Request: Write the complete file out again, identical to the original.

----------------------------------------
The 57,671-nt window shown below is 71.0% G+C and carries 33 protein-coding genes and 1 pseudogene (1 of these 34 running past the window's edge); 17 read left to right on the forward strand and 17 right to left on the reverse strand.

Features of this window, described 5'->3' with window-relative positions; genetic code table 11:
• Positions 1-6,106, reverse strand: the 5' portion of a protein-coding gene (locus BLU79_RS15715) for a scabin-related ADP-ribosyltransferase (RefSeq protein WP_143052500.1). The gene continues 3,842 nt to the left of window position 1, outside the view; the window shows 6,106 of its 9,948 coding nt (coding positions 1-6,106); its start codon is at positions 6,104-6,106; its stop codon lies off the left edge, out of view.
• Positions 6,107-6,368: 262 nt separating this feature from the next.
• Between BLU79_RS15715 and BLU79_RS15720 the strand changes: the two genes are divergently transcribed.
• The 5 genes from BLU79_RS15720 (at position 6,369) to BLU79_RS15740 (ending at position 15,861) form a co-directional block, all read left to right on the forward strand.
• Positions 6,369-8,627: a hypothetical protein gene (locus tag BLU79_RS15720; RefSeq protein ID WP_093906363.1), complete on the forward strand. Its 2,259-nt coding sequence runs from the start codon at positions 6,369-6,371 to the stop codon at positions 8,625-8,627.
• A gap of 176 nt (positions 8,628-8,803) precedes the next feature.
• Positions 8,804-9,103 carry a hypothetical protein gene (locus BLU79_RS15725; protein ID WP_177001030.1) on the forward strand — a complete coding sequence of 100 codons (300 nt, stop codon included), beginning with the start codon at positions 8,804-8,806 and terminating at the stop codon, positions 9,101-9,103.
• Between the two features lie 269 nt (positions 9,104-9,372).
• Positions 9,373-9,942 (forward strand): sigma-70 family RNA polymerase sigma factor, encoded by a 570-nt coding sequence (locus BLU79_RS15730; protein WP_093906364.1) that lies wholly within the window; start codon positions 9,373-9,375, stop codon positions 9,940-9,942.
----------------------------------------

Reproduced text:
The 57,671-nt window shown below is 71.0% G+C and carries 33 protein-coding genes and 1 pseudogene (1 of these 34 running past the window's edge); 17 read left to right on the forward strand and 17 right to left on the reverse strand.

Features of this window, described 5'->3' with window-relative positions; genetic code table 11:
• Positions 1-6,106, reverse strand: the 5' portion of a protein-coding gene (locus BLU79_RS15715) for a scabin-related ADP-ribosyltransferase (RefSeq protein WP_143052500.1). The gene continues 3,842 nt to the left of window position 1, outside the view; the window shows 6,106 of its 9,948 coding nt (coding positions 1-6,106); its start codon is at positions 6,104-6,106; its stop codon lies off the left edge, out of view.
• Positions 6,107-6,368: 262 nt separating this feature from the next.
• Between BLU79_RS15715 and BLU79_RS15720 the strand changes: the two genes are divergently transcribed.
• The 5 genes from BLU79_RS15720 (at position 6,369) to BLU79_RS15740 (ending at position 15,861) form a co-directional block, all read left to right on the forward strand.
• Positions 6,369-8,627: a hypothetical protein gene (locus tag BLU79_RS15720; RefSeq protein ID WP_093906363.1), complete on the forward strand. Its 2,259-nt coding sequence runs from the start codon at positions 6,369-6,371 to the stop codon at positions 8,625-8,627.
• A gap of 176 nt (positions 8,628-8,803) precedes the next feature.
• Positions 8,804-9,103 carry a hypothetical protein gene (locus BLU79_RS15725; protein ID WP_177001030.1) on the forward strand — a complete coding sequence of 100 codons (300 nt, stop codon included), beginning with the start codon at positions 8,804-8,806 and terminating at the stop codon, positions 9,101-9,103.
• Between the two features lie 269 nt (positions 9,104-9,372).
• Positions 9,373-9,942 (forward strand): sigma-70 family RNA polymerase sigma factor, encoded by a 570-nt coding sequence (locus BLU79_RS15730; protein WP_093906364.1) that lies wholly within the window; start codon positions 9,373-9,375, stop codon positions 9,940-9,942.